Capsule endoscopy is a safe procedure that carries few risks. However, it's possible for a capsule to become lodged in the digestive tract rather than leaving your body in a bowel movement within several days.
The risk, which is small, might be higher in people who have a condition — such as a tumor, Crohn's disease or previous surgery in the area — that causes a narrowing (stricture) in the digestive tract. If you have abdominal pain or are at risk of a narrowing of your intestine, your doctor likely will get a CT scan to look for a narrowing before using capsule endoscopy. Even if the imaging study is negative, there's still a small chance that the capsule could get stuck.
If the capsule hasn't passed in a bowel movement but isn't causing signs and symptoms, your doctor might give the capsule more time to leave your body. However, a capsule causing signs and symptoms that indicate bowel obstruction must be removed, either by surgery or through a traditional endoscopy procedure, depending on where the capsule is stuck.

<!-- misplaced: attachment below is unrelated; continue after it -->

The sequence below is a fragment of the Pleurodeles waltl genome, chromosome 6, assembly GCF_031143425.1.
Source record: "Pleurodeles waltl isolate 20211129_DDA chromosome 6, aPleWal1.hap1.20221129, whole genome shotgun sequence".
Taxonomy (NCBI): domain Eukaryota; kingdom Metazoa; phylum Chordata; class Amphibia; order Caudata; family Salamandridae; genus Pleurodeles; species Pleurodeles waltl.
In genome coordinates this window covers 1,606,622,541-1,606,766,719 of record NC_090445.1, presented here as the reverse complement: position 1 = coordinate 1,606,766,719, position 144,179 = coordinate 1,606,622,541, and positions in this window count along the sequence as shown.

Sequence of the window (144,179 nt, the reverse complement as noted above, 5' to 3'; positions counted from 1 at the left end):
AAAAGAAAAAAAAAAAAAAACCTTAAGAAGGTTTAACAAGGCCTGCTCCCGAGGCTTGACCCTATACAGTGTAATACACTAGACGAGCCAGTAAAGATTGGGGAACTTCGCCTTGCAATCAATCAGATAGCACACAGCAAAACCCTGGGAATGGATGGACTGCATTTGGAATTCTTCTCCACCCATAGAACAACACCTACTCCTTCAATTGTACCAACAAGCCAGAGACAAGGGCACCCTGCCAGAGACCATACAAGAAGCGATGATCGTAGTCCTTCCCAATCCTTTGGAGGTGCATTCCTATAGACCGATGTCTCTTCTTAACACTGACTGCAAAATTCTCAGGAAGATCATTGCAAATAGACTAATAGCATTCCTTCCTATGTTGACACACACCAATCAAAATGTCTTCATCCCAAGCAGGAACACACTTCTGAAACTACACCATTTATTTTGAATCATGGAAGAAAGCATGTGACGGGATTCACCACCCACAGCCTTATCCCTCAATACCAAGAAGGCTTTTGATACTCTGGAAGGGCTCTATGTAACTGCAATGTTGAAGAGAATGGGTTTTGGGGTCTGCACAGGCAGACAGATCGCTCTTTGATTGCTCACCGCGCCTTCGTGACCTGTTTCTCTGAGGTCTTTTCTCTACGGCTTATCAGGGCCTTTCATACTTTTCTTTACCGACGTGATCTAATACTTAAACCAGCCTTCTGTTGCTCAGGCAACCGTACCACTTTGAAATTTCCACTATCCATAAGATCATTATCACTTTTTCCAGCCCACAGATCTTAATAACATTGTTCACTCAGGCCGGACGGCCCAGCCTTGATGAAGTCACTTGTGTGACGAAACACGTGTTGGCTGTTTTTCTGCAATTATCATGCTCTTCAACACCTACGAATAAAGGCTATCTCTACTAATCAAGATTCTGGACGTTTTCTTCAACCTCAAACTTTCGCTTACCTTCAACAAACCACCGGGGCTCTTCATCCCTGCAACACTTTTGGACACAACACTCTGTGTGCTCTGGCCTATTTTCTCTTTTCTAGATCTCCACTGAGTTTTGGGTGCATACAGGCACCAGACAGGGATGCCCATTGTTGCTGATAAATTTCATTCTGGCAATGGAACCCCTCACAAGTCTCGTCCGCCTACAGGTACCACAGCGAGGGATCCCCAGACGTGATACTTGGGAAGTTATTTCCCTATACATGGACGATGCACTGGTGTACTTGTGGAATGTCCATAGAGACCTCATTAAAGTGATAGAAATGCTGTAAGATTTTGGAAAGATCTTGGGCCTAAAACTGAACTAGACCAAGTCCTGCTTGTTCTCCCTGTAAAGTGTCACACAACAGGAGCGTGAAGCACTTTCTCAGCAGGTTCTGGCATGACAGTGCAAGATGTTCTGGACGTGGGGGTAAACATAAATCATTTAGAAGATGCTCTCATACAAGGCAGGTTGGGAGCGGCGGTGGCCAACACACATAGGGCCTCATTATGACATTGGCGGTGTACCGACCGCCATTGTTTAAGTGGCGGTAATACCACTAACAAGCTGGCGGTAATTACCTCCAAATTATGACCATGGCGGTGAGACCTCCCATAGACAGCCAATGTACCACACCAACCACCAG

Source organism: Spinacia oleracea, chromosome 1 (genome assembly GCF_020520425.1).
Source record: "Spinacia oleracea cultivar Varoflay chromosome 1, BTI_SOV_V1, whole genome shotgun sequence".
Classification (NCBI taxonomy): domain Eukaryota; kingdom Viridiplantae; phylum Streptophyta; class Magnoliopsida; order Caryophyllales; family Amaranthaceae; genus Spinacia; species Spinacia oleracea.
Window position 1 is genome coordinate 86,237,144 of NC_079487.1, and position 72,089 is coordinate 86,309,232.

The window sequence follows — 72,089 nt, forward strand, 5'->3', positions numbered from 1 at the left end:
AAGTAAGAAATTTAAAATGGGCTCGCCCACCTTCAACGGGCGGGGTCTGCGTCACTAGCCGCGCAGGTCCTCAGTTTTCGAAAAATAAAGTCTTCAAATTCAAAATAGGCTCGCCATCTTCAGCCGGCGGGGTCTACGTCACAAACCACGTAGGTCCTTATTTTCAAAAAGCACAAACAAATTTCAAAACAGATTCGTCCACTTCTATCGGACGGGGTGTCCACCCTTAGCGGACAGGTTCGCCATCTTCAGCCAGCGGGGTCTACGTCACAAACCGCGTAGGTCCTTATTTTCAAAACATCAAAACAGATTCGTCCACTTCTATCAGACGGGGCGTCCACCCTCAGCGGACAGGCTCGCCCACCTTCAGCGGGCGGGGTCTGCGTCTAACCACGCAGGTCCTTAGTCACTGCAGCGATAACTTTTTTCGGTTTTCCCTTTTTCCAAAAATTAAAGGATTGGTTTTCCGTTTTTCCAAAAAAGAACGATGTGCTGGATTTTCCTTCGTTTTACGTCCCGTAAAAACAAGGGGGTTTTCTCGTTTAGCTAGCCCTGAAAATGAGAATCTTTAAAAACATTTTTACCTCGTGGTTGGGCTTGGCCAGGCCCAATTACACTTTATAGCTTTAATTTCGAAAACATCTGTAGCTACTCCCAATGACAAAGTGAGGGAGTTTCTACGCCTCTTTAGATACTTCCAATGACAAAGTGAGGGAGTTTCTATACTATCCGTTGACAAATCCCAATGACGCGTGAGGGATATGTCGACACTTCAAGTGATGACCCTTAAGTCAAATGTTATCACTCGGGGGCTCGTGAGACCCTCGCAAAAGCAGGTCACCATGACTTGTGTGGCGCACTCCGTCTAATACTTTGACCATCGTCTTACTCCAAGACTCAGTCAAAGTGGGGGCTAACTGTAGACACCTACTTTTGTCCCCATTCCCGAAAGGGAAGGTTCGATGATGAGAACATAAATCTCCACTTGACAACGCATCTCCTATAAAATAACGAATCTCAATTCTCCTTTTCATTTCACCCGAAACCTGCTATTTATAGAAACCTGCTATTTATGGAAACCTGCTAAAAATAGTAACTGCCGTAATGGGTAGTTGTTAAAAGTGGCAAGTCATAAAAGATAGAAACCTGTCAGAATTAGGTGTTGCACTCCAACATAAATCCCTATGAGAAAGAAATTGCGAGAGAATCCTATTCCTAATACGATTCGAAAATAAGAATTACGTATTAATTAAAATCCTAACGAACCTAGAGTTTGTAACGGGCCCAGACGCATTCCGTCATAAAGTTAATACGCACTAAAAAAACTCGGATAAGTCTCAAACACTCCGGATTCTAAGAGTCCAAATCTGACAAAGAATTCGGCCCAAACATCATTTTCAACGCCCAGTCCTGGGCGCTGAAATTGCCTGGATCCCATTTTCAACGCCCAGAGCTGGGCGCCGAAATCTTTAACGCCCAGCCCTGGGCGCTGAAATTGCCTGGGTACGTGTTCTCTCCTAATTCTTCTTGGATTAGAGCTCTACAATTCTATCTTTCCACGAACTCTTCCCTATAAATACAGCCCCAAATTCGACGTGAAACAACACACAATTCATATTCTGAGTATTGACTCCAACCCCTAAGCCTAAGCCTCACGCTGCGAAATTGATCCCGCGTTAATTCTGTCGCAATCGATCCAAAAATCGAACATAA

Sept. 18, 2015
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- Mitselos IV, et al. Role of wireless capsule endoscopy in the follow-up of inflammatory bowel disease. World Journal of Gastrointestinal Endoscopy. 2015;7:643.
- Picco MP (expert opinion). Mayo Clinic, Jacksonville, Fla. July 6, 2015.